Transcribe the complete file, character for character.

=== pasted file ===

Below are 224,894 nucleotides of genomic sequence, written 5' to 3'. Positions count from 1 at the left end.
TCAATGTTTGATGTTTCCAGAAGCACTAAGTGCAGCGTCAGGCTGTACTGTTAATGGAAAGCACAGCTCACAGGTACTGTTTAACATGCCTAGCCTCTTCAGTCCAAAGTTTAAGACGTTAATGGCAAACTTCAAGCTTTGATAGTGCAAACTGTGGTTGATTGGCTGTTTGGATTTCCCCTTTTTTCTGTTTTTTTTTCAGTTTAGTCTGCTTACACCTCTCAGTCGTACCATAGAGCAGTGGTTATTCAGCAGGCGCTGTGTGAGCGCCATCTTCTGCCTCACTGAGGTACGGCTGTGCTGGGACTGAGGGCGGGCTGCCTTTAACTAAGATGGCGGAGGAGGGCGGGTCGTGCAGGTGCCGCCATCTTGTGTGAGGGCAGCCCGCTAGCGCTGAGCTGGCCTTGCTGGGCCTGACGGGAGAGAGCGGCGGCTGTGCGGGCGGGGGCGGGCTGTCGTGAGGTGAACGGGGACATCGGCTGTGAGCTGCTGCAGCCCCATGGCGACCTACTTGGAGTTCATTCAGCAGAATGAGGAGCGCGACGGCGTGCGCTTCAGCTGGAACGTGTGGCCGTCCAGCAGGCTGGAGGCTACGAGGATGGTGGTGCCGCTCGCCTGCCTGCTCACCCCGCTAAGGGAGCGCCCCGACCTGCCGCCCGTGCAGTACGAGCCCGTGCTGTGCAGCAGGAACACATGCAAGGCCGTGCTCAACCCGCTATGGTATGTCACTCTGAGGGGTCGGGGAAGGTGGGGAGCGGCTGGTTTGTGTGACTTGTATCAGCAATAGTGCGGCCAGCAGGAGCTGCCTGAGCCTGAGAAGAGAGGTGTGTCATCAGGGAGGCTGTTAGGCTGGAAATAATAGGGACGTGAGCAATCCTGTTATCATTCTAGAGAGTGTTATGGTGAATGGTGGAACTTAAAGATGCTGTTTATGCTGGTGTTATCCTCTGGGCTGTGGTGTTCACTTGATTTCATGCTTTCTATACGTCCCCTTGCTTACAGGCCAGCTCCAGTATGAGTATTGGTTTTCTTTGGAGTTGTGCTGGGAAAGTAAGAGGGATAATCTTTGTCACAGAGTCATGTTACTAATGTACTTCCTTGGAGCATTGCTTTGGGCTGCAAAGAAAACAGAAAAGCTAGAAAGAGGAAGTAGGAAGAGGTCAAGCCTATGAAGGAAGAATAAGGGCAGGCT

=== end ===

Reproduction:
Below are 224,894 nucleotides of genomic sequence, written 5' to 3'. Positions count from 1 at the left end.
TCAATGTTTGATGTTTCCAGAAGCACTAAGTGCAGCGTCAGGCTGTACTGTTAATGGAAAGCACAGCTCACAGGTACTGTTTAACATGCCTAGCCTCTTCAGTCCAAAGTTTAAGACGTTAATGGCAAACTTCAAGCTTTGATAGTGCAAACTGTGGTTGATTGGCTGTTTGGATTTCCCCTTTTTTCTGTTTTTTTTTCAGTTTAGTCTGCTTACACCTCTCAGTCGTACCATAGAGCAGTGGTTATTCAGCAGGCGCTGTGTGAGCGCCATCTTCTGCCTCACTGAGGTACGGCTGTGCTGGGACTGAGGGCGGGCTGCCTTTAACTAAGATGGCGGAGGAGGGCGGGTCGTGCAGGTGCCGCCATCTTGTGTGAGGGCAGCCCGCTAGCGCTGAGCTGGCCTTGCTGGGCCTGACGGGAGAGAGCGGCGGCTGTGCGGGCGGGGGCGGGCTGTCGTGAGGTGAACGGGGACATCGGCTGTGAGCTGCTGCAGCCCCATGGCGACCTACTTGGAGTTCATTCAGCAGAATGAGGAGCGCGACGGCGTGCGCTTCAGCTGGAACGTGTGGCCGTCCAGCAGGCTGGAGGCTACGAGGATGGTGGTGCCGCTCGCCTGCCTGCTCACCCCGCTAAGGGAGCGCCCCGACCTGCCGCCCGTGCAGTACGAGCCCGTGCTGTGCAGCAGGAACACATGCAAGGCCGTGCTCAACCCGCTATGGTATGTCACTCTGAGGGGTCGGGGAAGGTGGGGAGCGGCTGGTTTGTGTGACTTGTATCAGCAATAGTGCGGCCAGCAGGAGCTGCCTGAGCCTGAGAAGAGAGGTGTGTCATCAGGGAGGCTGTTAGGCTGGAAATAATAGGGACGTGAGCAATCCTGTTATCATTCTAGAGAGTGTTATGGTGAATGGTGGAACTTAAAGATGCTGTTTATGCTGGTGTTATCCTCTGGGCTGTGGTGTTCACTTGATTTCATGCTTTCTATACGTCCCCTTGCTTACAGGCCAGCTCCAGTATGAGTATTGGTTTTCTTTGGAGTTGTGCTGGGAAAGTAAGAGGGATAATCTTTGTCACAGAGTCATGTTACTAATGTACTTCCTTGGAGCATTGCTTTGGGCTGCAAAGAAAACAGAAAAGCTAGAAAGAGGAAGTAGGAAGAGGTCAAGCCTATGAAGGAAGAATAAGGGCAGGCT